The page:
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Australian team generates electricity from HgCdTe photodiodes


Study suggests Earth’s radiant infrared heat can be used to generate electricity, even after the sun has set

Thermoradiative diodes are a less well-known counterpart to solar photovoltaics. They use the net emission of light rather than its absorption to generate power.

While there are promising theoretical predications for applying the technology in night-sky power generation and waste heat recovery, the current technological limits have not been explored.

Now a team at the University of South Wales in Australia has measured the electro-optical characteristics of HgCdTe photodiodes across a range of bandgap energies in both thermoradiative and photovoltaic operation. The results of the research were published in ACS Photonics.

“In the same way that a solar cell can generate electricity by absorbing sunlight emitted from a very hot sun, the thermoradiative diode generates electricity by emitting infrared light into a colder environment. In both cases the temperature difference is what lets us generate electricity,” said Phoebe Pearce, one of the paper’s co-authors.

At a temperature differential of only 12.5degC, the team measured a peak thermoradiative electrical power density of 2.26 mW/m2 for a photodiode emitting near 4.7 μm, with an estimated radiative efficiency of 1.8 percent.

Although the amount of power generated at this stage is very small – around 100,000 times less than that supplied by a solar panel – the researchers believe the result can be improved in the future. And that the Earth’s radiant infrared heat can be used to generate electricity, even after the sun has set.

“We have made an unambiguous demonstration of electrical power from a thermoradiative diode,” said team lead Ned Ekins-Daukes.

“Using thermal imaging cameras you can see how much radiation there is at night, but just in the infrared rather than the visible wavelengths. What we have done is make a device that can generate electrical power from the emission of infrared thermal radiation.”

(The picture above shows the UNSW ‘night-time solar’ team captured via infrared camera, which uses the same kind of semiconductor technology to produce power from the emission of light.)

Flow of energy

Ekins-Daukes says the process is ultimately still harnessing solar power, which hits the Earth during the day in the form of sunlight and warms up the planet.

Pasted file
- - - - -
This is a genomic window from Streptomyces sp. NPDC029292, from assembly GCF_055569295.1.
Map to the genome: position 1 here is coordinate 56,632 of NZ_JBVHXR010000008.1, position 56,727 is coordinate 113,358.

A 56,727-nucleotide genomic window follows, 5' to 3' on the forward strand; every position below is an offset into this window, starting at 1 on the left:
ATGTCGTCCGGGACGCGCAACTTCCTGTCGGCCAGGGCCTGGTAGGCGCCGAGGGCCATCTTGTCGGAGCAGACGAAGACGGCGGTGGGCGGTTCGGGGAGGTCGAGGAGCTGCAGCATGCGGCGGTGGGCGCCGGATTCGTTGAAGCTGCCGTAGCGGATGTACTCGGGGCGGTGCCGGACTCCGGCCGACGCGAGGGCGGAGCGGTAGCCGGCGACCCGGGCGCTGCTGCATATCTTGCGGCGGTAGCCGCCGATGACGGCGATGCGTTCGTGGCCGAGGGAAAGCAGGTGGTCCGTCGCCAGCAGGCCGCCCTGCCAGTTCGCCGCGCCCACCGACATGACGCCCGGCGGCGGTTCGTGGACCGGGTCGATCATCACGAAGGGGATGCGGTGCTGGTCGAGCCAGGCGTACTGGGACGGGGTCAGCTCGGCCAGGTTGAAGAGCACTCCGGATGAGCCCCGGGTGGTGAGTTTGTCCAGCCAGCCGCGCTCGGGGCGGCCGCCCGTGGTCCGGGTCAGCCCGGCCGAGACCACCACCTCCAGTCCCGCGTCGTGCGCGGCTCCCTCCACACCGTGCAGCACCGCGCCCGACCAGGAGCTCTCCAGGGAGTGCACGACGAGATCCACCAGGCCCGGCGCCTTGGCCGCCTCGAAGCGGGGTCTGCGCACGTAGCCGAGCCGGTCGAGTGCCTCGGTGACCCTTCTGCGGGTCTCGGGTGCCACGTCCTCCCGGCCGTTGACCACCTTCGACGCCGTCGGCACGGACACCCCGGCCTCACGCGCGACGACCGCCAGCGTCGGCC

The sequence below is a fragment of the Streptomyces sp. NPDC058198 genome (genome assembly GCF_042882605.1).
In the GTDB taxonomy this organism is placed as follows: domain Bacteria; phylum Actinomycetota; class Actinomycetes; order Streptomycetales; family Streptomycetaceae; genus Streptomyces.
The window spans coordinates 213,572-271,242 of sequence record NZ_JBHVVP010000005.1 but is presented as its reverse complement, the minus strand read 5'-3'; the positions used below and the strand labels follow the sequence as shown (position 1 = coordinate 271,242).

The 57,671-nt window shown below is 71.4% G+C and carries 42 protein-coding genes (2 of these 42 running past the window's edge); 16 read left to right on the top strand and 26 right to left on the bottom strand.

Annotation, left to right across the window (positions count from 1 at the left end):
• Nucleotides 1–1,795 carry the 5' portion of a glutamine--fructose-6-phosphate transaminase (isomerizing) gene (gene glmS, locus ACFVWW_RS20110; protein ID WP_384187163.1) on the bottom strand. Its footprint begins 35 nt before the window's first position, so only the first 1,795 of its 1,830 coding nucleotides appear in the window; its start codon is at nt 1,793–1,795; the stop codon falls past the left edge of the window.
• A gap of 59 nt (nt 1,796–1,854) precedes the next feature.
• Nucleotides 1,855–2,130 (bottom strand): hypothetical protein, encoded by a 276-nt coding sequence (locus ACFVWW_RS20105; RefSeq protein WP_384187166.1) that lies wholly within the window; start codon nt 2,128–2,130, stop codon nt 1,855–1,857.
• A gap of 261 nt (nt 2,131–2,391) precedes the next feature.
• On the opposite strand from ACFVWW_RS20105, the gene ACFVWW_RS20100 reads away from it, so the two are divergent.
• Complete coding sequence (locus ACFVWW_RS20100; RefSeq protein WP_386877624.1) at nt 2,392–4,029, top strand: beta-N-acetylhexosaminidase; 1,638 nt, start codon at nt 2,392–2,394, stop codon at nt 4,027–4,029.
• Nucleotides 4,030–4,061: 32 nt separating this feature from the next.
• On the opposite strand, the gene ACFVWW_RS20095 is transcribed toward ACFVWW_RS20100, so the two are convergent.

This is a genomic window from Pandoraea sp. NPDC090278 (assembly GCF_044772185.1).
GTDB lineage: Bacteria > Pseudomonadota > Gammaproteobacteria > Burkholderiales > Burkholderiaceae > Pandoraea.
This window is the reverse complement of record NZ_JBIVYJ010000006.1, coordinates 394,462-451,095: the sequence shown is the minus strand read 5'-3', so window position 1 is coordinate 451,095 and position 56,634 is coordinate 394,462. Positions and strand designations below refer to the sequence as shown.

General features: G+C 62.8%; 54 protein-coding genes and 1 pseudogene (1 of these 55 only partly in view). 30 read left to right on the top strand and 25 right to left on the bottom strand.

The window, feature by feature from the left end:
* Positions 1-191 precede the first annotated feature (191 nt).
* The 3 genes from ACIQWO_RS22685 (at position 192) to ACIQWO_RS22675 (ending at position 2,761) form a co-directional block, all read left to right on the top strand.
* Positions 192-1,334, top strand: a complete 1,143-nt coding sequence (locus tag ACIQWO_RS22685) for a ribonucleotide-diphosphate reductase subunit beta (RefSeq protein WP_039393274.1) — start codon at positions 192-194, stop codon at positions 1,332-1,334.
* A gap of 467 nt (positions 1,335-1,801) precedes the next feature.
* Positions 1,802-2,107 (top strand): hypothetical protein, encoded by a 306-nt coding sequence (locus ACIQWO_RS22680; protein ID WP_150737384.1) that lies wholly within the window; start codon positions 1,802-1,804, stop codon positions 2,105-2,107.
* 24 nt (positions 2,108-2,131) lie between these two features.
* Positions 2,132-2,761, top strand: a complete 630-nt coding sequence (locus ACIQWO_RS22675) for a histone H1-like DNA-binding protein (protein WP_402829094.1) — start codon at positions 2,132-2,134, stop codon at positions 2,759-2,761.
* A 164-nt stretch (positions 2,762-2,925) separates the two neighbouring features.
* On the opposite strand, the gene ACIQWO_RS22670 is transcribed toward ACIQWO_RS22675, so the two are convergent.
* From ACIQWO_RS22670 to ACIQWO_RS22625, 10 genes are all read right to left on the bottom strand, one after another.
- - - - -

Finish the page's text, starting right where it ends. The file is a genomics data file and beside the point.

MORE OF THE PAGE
At night, this same energy radiates back into the vast, cold void of outer space in the form of infrared light with the thermoradiative diode now proven to be able to generate electricity by taking advantage of this process.

“Whenever there is a flow of energy, we can convert it between different forms,” he said.

“Photovoltaics, the direct conversion of sunlight into electricity, is an artificial process that humans have developed in order to convert the solar energy into power. In that sense the thermoradiative process is similar; we are diverting energy flowing in the infrared from a warm Earth into the cold universe,” Phoebe Pearce, added.

Ekins-Daukes likens the new research to the work of engineers at Bell Labs who demonstrated the first practical silicon solar cell in 1954.

That first silicon solar cell was only around 2 percent efficient, but now modern-day cells are able to convert around 23 percent of the sun’s light into electricity.

Michael Nielsen, co-author of the paper, said: “Even if the commercialisation of these technologies is still a way down the road, being at the very beginning of an evolving idea is such an exciting place to be as a researcher.

“By leveraging our knowledge of how to design and optimise solar cells and borrowing materials from the existing mid-infrared photodetector community, we hope for rapid progress towards delivering the dream of solar power at night.”

The research team believe the new technology could have a range of uses in the future by helping to produce electricity in ways not currently possible.

Power from body heat

One of these could be powering bionic devices, such as artificial hearts, which currently run off batteries which need to be regularly replaced.

Ekins-Daukes said: “In principle it is possible for us to generate power in the way we have demonstrated just from body heat - which you can see glowing if you look through a thermal camera.

“Down the line, this technology could potentially harvest that energy and remove the need for batteries in certain devices – or help to recharge them. That isn’t something where conventional solar power would necessarily be a viable option.”

The new UNSW results build on previous work from the group where co-author Andreas Pusch developed a mathematical model that helped guide their laboratory experiments.

'Thermoradiative Power Conversion from HgCdTe Photodiodes and Their Current–Voltage Characteristics' by Michael P. Nielsen et al; ACS Photonics (2022)

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